Category Archives: emotional healing

Reminders and Changes

Sunday was my mother’s birthday. At least it would have been, if she were still living.  She died in 2008 when she was 88 years old.  It is strange to be the oldest generation now in the family, something we babyboomers never really anticipated.  Maybe no generation expects to get to a time when they are the elders. Not many of us have parents, aunts, or uncles any more, even if we’re from families known for longevity.

When I think of my mother, I am reminded that many theories within the world of mental health look to mothers as the source of our health or illness. I remember my mother-in-law resisting the idea that my husband (her son) would benefit from seeing a therapist. “They all just blame the mother,” she said.  And I believe she worried that someone she never met would blame her for her son’s depression.  My mother, on the other hand, took that fear and wrapped it around her like a Kevlar jacket, preventing any inkling of contribution to anyone’s unhappiness from penetrating the shell. Once when I asked why she said such mean things about people (she had referred to a family member as a fat cow), she replied, “Because I can, and I like it.” She subscribed to the “every man for himself” theory of child rearing – even if that “man” were a toddler.   She was energetic, hard-working,  and very capable of being the center of attention.  There never was a power struggle she could walk away from. It wasn’t until I was much older and experienced  that I realized she was trying to as hard as she could to establish her place in this world.  She hated asking for help. In her experience, assistance always came with a package of shame, tied up in many strings. Asking for help meant she had failed. The person providing assistance would always know this, and could use it to maintain superiority over her.  Sometimes that person was my father: sometimes it was her father.

I believe it is true that much of our emotional development is influenced by the people who raise us, or abandon us. It is also influenced by our genetic composition, as continued DNA and gene studies show. The general circumstances of the times when we are children affect us, as witnessed by those of us raised by survivors of the Great Depression. Even the trauma of our parents or grandparents can influence the way we view the world and our place in it, as seen in families where there were survivors of the Holocaust, or colonization of the Native American, or veterans of combat.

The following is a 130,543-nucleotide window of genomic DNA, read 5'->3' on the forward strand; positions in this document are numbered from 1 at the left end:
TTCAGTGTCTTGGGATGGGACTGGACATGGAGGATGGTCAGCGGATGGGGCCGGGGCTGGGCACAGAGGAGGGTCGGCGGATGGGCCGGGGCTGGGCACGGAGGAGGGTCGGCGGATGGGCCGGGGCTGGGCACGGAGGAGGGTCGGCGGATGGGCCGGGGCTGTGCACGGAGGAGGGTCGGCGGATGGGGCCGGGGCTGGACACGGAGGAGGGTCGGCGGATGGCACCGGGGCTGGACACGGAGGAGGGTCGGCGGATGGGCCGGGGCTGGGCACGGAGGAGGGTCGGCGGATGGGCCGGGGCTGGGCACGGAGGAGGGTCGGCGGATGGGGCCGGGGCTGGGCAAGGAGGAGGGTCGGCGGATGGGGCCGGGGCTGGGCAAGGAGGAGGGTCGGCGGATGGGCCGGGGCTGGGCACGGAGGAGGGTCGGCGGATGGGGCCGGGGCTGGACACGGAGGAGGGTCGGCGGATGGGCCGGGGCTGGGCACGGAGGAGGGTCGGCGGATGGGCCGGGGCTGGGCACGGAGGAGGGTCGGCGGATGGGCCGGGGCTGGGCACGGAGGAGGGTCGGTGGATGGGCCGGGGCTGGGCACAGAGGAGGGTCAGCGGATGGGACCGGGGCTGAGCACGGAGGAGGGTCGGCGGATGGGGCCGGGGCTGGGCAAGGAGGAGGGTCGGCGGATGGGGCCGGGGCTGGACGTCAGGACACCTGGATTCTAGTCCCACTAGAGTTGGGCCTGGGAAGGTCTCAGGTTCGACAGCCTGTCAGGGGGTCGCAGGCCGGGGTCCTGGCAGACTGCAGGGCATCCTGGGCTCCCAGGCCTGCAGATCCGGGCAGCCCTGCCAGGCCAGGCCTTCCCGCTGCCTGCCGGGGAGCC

Families and other communities create a culture that defines normalcy for its children.  Only as they explore other worlds, do developing minds and identities see alternatives.  The exposure doesn’t require travel. Those other worlds might be found at school, with friend’s families, at the elderly neighbor’s home, in books, movies, and other media.  I have always believed that my opportunity to spend extended time with my older cousin’s family allowed me to see a marriage relationship so different from my parents’, that I no longer saw theirs as the “normal,” and could have options in my relationship repertoire. I believe teachers have provided children exposure to adult-child relationships vastly different from parental ones.  I have been saddened by the increasing restrictions on teacher-child interactions resulting from reactions to isolated abuse, and to funding driven emphasis on the rote aspects of learning over the social development activities. Today’s children seem to have a group of trainers – school, soccer, piano, gymnastics. I wish there were more adult friends, teachers, and mentors.

I wanted to be a therapist so I could be a mentor, a guide, a helper to persons looking for alternatives to how they were living their emotional life.  Feeling better is much more than just changing the path you are on. It is really helpful to have an idea of where you want to go. In Alice in Wonderland, Alice asks the Cheshire Cat to help her find her wayThe cat replies, “Well, that depends on where you want to get to.”  Alice responds,” Oh it really doesn’t matter, as long…(as it isn’t here).” The cat’s answer? ” Then it really doesn’t matter which way you go.”  Think about what you would like the new place to be. How would you feel?  What behaviors would be different?  How would your self-talk change?  How would your relationships  be different?  With a therapist you can head toward that new place with support and guidance.   Change happens.

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Filed under childhood trauma, counseling, emotional healing, healing, mental health, Penny Milczewski, relationship, therapist, therapy

Redefining Normal

Thinking back on my experiences as a seeker of care and a provider, I remember two big misconceptions.  “Everyone experiences what I do,” and “No one understands what I’ve been through.”  While these statements may seem to appear opposites, they easily co-exist in the belief systems of people experiencing emotional distress.  Since I grew up in an alcoholic family, I have easily identified with the movement from the 70’s and 80’s focusing on Adult Children of Alcoholics: identifying the family system, the cognitive adaptations that help your world make sense, and the internal belief systems that rise from families where there is role confusion, denial,unpredictability, and secrecy.